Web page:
Whiskey Tasting: Antique Collection, Fall 2018

Whiskey Tasting: Antique Collection, Fall 2018

courtesy Buffalo Trace

What to expect from this year’s special release of limited edition bourbon and rye from Buffalo Trace.

With whiskey season off to a festive start already, it’s time for one of the most anticipated releases of the year – well five of them – the Buffalo Trace Antique Collection! This rock star status collection of mature bourbon and rye is selected each year from carefully chosen barrels across different warehouse locations at the distillery, all of which present differing climate conditions during maturation. The whiskeys are further distinguished by variances in recipe, age statement and proof.

As always, because yields of these whiskeys tend to be low, they are highly allocated to just one or two bottles each at most on and off premise locations. As a yearly reminder, retailers typically have a wait list. The suggested selling price set by Buffalo Trace – NOT the retailers – is $99 per bottle of each expression, though most purveyors equate value with demand, and prices are often set much higher. Finding them at good whiskey bars is another matter. What makes it “good” besides selection? A good bar will offer tastes of these highly coveted expressions at reasonable prices, because fine whiskey is meant to be enjoyed. To those establishments, you know who you are, I raise a toast.

So how is the Fall 2018 lineup? Let’s get tasting! Note: Sadly, this year the Sazerac 18 Year sample did not survive the shipment (although I can say it smelled awfully good), and I can’t review it here. Hope I get to taste it down the road.

The Bourbon

Eagle Rare 17 Year, 101 proof: This big story with the Antiques this year is that this whiskey has been released in its original 1974 debut strength, which is a noticeable improvement that I am told will be permanent henceforth. It was distilled in the spring of 2000 and aged in the 1st, 2nd and 5th floors of Warehouse C. There’s a pleasant tension of flavor here – with candy apples, dried apricot, unsweetened cocoa and walnut that has this surprising floral accent to it. The brawny and bittersweet textures of this whiskey mixed with that flowery element are so poetic, tasting it conjures images of flowers popping up in unexpected places, like in the middle of a sidewalk.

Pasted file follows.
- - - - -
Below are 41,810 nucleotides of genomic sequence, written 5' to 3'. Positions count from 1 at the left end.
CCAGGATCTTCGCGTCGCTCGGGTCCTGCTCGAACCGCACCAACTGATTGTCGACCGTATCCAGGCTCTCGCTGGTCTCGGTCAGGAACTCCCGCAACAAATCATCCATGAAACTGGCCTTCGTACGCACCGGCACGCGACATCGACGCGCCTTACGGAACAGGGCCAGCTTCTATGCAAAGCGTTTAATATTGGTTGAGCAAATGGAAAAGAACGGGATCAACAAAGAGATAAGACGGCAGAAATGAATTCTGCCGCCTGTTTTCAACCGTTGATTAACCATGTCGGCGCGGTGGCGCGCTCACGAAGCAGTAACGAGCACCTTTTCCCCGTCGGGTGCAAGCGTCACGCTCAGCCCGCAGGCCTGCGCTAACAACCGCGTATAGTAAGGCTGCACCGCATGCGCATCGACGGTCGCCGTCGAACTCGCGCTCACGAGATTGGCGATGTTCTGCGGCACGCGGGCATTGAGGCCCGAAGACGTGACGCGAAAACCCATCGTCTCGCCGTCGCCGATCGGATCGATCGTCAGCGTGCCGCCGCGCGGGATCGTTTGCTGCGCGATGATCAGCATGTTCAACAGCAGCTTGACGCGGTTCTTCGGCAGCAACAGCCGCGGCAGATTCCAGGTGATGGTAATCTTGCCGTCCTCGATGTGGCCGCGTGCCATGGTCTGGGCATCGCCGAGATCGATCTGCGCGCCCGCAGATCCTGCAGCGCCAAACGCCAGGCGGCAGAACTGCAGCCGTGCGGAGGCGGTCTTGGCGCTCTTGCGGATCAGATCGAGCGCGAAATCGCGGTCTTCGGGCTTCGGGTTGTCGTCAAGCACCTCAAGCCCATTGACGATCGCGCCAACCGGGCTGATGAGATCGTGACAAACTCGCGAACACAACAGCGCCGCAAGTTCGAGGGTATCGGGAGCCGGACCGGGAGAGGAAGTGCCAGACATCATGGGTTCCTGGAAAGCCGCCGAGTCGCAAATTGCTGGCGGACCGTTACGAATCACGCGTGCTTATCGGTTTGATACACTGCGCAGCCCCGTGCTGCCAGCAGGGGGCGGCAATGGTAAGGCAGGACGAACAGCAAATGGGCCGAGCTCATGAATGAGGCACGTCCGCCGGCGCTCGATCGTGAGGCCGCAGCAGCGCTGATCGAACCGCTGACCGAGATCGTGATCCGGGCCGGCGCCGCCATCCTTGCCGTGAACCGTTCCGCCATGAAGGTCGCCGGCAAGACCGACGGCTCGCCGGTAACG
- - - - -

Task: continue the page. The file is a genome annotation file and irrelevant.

George T. Stagg, 124.9 proof: The ever-popular and mighty bruiser of the collection – and the hardest to spot in the wild – was filled in the spring of 2003 from a batch of 284 barrels selected from warehouses, C, H, I, K, P and Q. The hefty proof manages to retain a creamy weight to the bourbon that doesn’t dissipate too much with the heat. I taste toffee, pear and pineapple with a bit of coffee, saloon smoke and leather. A bit of water further meshes these flavors together.

William LaRue Weller, 125.7: This wheated recipe was distilled in the winter of 2006 and aged in warehouses C, I, K, L, M and Q. Of all the whiskeys this one, to me, always exhibits the most variation from year to year – that Weller is so full of surprises! This year’s release feels the most iconically wheat cereal to me, tasting like a bowl of cocoa-dusted wheat flakes with dried fruits – although much more exotic ones than raisins. Think dried figs, dates and sour cherries, with that acidity keeping the sweetness in check.


Thomas H. Handy Sazerac Rye, 128.8 proof: This season’s uncut and unfiltered straight rye made me nostalgic for old timey general stores and soda fountains. There’s a bit less of a cocoa element this time, but its citrusy flavors reminded me of lemon drop candy. It also has this delicate, sweet herbal note that triggered very specific memories for this veteran New Yorker raised on deli soul food, with a flavor that is unmistakably reminiscent of Cel-ray soda (trust me, that’s a good thing). A sharp bakery spiciness pulls the whole thing together for this whiskey that was distilled in the spring of 2012 and aged in warehouses I and L.

To compare notes from last year, which include the Sazerac Rye 18 Year, please click here.

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